The defense will be relying on Florida transfer LB Ty’Ron Hopper to pick up a lot of Alldredge’s production, but he should have more help in front of him along the defensive line to free him up to make plays.

Again, this won’t be a great run defense by any means, but No. 124 in the country? Mizzou should fare much better than that this year. If not, it’s a failure on the part of the coaching staff.

Verdict: Better

Pass defense

I think the depth chart looks pretty good in the secondary. Yes, losing Tulsa transfer CBs Allie Green IV and Akayleb Evans to the NFL hurts, but Mizzou has some intriguing players all across the secondary.

It all starts with Manuel. I’ve mentioned how the do-it-all safety is effective as a pass rusher and a run stopper. Well, he’s also a ballhawk. He had 1 interception and 3 pass breakups in 2021.

Manuel plays the “star” position for the Tigers, with Jaylon Carlies and Clemson transfer Joseph Charleston slated to start in the 2 safety spots. Carlies was a breakout star, finishing 3rd on the team with 67 tackles and leading Mizzou with 4 interceptions.

Kris Abrams-Draine is getting legitimate first-round draft buzz ahead of the 2022 season, and he’ll start at 1 of the 2 corner positions. The other job figures to go to Ennis Rakestraw Jr., who showed flashes of brilliance in 2020. He had a down year in 2021, but if he bounces back and realizes his true potential, this has all the makings of a strong secondary.

The ceiling for this unit is a top-5 pass defense in the SEC. They finished No. 5 last year, but if the run defense is better like I think it will be, teams will take to the air more often against the Tigers in 2022. This group should be able to hold its own.

Verdict: Better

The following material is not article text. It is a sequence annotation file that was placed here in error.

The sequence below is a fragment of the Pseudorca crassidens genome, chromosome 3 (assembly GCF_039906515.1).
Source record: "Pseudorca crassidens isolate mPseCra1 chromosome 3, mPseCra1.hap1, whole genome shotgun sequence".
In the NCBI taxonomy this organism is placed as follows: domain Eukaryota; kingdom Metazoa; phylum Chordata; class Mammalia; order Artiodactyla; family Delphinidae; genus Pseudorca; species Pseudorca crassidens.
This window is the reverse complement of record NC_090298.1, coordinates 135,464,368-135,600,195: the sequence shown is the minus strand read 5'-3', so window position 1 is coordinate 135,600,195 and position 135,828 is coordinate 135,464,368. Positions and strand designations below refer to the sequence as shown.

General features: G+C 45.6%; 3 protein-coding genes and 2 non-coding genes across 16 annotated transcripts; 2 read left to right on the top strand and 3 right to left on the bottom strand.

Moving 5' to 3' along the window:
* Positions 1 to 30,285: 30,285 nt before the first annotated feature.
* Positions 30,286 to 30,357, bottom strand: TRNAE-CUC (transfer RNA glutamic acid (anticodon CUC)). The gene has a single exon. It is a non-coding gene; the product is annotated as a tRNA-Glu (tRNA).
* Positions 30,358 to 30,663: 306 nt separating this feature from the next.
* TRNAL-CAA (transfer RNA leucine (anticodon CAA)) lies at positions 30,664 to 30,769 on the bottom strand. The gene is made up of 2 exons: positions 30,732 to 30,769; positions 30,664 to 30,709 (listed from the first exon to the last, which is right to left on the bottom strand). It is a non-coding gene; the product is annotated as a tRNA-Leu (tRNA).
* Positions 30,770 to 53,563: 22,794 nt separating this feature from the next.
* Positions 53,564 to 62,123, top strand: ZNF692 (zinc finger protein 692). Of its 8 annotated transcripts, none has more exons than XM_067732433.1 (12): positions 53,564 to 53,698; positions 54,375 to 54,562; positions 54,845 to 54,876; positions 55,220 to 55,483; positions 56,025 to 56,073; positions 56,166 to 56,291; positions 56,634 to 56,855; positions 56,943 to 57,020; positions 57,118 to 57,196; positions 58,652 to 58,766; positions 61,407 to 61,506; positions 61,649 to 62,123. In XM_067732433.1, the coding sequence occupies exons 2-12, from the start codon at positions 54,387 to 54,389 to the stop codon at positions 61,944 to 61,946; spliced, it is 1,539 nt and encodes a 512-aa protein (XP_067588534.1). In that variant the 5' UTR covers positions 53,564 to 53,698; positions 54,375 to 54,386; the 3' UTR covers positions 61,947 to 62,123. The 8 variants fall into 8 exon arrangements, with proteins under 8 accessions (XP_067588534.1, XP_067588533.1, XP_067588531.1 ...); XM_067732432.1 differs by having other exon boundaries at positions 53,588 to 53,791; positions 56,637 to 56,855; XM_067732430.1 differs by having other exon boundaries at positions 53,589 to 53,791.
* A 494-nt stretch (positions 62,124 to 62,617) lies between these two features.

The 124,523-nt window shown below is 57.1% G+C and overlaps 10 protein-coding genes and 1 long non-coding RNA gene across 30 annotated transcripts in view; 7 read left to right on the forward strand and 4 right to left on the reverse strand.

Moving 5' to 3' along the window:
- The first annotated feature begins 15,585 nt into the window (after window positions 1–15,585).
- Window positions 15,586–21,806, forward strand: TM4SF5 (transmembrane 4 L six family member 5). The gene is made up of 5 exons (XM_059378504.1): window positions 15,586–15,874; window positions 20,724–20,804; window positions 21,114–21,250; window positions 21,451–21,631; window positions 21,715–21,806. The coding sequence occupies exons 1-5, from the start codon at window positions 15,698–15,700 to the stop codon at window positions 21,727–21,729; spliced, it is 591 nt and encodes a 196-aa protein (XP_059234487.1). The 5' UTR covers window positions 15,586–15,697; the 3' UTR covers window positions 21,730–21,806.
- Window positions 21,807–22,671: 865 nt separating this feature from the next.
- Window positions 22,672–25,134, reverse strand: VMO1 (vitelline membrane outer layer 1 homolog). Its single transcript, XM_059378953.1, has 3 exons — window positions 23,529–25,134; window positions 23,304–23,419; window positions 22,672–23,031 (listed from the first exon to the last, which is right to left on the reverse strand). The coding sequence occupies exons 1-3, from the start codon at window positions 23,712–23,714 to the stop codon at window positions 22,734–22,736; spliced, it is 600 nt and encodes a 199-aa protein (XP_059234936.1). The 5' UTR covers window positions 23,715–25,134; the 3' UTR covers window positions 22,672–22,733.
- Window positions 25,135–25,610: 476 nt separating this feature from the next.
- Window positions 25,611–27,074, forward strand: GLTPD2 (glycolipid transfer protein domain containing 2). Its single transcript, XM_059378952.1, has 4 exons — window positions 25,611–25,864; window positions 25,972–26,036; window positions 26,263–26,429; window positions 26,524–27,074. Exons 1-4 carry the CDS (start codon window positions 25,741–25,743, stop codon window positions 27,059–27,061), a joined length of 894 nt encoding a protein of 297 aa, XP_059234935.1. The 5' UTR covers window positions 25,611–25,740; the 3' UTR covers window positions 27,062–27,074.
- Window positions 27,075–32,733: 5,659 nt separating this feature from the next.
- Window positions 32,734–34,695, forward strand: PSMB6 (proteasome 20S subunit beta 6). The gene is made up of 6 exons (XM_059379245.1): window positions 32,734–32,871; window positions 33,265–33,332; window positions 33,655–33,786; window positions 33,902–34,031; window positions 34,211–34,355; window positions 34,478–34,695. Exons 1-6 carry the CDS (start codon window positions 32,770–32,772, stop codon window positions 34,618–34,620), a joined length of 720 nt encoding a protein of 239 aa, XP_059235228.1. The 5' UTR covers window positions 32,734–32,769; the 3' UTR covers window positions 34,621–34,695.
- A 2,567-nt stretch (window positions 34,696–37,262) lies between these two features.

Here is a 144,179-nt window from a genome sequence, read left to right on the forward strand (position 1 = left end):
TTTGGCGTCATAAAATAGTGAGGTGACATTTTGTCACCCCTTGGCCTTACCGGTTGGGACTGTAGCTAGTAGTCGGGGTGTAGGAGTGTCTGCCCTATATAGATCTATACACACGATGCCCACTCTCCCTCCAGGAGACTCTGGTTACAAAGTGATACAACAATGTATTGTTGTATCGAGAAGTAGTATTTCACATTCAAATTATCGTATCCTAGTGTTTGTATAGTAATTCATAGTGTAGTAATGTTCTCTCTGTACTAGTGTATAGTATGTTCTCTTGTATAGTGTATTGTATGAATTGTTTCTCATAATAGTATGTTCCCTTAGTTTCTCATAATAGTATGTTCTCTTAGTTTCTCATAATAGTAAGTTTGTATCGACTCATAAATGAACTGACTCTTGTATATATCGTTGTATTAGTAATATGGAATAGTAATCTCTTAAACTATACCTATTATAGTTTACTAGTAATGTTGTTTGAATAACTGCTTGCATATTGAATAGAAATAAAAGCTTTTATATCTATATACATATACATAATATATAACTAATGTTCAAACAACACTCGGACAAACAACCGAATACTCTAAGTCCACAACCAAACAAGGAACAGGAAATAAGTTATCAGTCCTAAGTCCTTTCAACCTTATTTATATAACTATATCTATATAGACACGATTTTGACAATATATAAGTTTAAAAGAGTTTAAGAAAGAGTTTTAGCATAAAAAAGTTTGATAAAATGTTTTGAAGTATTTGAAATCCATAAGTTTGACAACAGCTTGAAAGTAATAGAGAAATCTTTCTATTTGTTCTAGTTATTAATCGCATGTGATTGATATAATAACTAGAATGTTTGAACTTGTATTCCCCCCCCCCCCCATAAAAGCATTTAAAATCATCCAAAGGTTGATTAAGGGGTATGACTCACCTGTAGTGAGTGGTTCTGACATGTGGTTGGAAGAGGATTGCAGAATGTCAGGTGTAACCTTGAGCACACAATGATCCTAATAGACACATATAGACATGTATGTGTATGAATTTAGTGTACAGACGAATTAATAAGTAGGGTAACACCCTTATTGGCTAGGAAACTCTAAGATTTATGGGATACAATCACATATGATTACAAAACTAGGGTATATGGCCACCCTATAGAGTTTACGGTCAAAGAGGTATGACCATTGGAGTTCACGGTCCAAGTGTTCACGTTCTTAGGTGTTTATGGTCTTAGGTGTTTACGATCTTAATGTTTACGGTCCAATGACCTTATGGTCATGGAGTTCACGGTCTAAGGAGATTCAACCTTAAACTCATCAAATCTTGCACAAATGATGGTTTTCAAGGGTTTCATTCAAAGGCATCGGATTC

Special teams

Grant McKinniss handled most of the punting duties in 2021. He wasn’t spectacular as the Tigers finished 13th in the SEC by averaging 41.2 yards per punt.

This year, the job will likely go to redshirt freshman Jack Stonehouse, who was on the roster last year and didn’t push McKinniss for playing time. He could develop into a solid punter, but that could take some time.

Backup kicker Sean Koetting is another option. He punted 6 times, averaging 46.7 yards per boot, in 2021. The punter battle will be something to watch during fall camp.

Verdict: Worse


No, I don’t like that the Tigers will be on their 3rd defensive coordinator in 3 years in 2022, but there is plenty to like about this defense this fall. Drinkwitz has done well in the transfer portal and some major contributors are back.

If some of the talented freshmen can make even small contributions, it won’t be hard to improve on some of last year’s abysmal numbers.

The secondary has the chance to be a strength of this team. The defensive line could be as good as it has been since the recent D-Line U days. The linebacking corps has talent, but it lacks depth once again.

Still, there’s plenty of reason for hope when it comes to Blake Baker’s defense during the 2022 season.

Verdict: Better